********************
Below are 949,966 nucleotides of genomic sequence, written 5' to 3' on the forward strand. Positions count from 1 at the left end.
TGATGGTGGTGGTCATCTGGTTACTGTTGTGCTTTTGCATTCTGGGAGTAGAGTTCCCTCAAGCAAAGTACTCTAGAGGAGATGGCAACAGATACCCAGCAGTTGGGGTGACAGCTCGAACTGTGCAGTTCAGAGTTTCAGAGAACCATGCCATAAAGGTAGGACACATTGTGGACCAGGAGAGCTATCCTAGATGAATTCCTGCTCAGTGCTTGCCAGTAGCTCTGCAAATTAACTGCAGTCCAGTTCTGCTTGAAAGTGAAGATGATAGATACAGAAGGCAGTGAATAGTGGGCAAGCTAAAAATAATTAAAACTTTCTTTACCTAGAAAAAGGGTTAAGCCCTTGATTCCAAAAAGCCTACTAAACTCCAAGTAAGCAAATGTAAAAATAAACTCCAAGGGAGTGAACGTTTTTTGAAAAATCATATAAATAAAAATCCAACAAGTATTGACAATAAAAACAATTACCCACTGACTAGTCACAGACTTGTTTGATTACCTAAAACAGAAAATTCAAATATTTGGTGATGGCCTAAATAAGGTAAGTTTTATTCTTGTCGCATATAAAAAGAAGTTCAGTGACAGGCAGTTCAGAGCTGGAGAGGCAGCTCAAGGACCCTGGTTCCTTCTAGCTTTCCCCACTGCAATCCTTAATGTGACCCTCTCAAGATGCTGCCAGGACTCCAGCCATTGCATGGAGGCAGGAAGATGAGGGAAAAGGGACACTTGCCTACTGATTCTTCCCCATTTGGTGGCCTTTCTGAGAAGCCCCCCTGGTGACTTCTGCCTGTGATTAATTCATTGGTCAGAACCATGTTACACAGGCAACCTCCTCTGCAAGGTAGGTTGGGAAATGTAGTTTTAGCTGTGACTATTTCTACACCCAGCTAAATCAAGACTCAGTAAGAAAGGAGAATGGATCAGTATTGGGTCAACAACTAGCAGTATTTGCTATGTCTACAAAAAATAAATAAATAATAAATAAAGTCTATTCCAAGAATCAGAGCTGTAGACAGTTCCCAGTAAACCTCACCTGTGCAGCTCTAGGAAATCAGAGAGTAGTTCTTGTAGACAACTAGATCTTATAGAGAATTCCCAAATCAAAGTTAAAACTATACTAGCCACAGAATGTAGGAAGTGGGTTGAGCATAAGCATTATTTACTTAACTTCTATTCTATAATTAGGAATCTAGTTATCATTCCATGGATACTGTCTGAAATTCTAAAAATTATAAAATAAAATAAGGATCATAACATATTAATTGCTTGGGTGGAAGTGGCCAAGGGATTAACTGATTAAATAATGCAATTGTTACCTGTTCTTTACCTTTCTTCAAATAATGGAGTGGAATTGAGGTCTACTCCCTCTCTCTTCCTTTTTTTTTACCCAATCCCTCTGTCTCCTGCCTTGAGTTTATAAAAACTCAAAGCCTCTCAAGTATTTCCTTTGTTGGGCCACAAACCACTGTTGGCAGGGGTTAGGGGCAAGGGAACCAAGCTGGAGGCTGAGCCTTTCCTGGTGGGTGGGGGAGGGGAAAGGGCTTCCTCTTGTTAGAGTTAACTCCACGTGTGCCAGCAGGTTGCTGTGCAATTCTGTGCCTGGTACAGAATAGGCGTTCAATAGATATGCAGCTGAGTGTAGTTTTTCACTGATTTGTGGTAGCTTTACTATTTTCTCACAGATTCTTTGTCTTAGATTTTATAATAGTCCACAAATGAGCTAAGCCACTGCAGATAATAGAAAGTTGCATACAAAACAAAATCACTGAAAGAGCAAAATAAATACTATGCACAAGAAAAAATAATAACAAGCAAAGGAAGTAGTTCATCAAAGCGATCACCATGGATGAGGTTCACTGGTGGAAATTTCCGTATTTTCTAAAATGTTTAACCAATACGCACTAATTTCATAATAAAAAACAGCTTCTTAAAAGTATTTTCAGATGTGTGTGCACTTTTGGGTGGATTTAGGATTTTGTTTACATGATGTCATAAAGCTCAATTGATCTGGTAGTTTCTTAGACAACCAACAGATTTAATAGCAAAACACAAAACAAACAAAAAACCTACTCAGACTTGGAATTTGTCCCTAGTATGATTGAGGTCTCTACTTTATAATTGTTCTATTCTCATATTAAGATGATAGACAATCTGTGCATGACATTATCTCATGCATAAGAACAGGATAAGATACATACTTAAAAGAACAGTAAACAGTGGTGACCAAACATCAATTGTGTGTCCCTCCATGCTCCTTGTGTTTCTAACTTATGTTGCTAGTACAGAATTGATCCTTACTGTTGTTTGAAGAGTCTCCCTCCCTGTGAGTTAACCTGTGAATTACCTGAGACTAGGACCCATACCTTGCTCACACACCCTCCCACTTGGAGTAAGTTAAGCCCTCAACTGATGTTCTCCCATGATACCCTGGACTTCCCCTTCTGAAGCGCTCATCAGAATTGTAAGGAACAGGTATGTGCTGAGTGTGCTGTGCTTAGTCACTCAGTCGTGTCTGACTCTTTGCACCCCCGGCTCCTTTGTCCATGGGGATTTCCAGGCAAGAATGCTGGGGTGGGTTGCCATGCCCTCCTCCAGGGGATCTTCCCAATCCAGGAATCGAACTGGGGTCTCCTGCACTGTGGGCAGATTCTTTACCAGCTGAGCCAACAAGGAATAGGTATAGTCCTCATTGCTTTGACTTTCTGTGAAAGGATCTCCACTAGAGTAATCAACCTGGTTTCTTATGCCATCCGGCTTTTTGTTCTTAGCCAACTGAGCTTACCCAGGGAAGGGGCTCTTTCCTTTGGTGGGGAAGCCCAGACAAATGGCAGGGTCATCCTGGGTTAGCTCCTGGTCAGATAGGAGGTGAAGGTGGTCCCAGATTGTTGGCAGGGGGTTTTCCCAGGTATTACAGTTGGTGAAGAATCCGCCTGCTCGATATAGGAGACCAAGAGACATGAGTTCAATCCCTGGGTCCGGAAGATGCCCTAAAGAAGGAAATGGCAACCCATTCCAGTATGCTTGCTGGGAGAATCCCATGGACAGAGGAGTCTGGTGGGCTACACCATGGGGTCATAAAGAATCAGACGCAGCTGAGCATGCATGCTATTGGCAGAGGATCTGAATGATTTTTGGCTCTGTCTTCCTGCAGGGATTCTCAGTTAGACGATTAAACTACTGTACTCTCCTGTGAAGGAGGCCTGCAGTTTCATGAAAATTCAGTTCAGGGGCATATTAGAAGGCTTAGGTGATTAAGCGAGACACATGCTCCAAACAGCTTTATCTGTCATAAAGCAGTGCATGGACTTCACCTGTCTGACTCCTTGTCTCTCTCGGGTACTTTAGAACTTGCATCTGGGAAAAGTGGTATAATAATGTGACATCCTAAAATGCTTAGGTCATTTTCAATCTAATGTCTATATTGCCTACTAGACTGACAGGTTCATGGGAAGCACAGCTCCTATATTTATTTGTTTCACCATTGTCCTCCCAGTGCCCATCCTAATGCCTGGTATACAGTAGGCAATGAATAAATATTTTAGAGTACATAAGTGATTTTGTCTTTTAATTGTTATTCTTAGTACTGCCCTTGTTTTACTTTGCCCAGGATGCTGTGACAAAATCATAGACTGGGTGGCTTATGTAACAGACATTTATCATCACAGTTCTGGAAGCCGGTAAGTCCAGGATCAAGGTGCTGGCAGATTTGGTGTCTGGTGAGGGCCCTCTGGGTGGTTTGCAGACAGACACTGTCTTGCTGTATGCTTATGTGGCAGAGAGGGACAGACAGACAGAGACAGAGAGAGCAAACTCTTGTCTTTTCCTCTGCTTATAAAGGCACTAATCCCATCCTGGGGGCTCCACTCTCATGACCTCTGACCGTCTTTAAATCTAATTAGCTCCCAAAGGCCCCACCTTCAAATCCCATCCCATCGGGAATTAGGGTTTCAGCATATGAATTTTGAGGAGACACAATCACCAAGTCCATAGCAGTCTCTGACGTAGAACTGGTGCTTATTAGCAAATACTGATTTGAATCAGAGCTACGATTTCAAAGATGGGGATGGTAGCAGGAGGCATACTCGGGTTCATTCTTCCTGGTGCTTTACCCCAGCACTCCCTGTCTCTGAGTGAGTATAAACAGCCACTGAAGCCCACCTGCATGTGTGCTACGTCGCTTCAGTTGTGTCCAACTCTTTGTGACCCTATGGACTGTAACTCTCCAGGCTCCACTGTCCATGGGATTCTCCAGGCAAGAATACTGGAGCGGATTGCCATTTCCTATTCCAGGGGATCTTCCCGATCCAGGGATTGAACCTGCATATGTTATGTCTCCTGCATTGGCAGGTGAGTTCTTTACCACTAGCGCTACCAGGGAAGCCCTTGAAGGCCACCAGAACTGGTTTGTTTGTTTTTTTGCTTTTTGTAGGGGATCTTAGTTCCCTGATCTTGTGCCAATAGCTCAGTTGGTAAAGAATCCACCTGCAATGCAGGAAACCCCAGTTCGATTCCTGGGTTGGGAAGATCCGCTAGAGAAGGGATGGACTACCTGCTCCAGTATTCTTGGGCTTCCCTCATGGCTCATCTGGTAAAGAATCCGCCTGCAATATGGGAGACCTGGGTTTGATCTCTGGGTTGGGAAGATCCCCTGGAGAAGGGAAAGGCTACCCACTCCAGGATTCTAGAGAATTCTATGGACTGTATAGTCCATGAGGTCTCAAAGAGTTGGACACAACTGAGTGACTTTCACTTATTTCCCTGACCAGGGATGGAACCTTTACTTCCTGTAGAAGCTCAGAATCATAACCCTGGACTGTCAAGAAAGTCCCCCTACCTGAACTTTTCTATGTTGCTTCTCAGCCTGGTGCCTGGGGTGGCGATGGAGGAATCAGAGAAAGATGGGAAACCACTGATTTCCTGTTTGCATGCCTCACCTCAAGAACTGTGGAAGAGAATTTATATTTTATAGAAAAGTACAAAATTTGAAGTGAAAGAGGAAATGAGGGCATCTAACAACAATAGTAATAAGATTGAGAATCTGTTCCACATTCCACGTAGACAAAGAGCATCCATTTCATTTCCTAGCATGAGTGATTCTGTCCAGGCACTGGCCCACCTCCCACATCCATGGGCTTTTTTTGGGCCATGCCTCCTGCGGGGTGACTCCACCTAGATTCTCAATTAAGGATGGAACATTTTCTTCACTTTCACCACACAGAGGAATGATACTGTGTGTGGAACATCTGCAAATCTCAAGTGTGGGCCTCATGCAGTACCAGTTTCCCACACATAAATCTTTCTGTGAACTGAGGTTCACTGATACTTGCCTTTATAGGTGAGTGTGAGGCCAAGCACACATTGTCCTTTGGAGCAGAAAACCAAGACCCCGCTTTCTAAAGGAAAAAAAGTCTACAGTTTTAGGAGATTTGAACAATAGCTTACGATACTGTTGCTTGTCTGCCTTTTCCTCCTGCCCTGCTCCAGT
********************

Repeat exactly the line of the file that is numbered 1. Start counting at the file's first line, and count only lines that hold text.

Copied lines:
Below are 949,966 nucleotides of genomic sequence, written 5' to 3' on the forward strand. Positions count from 1 at the left end.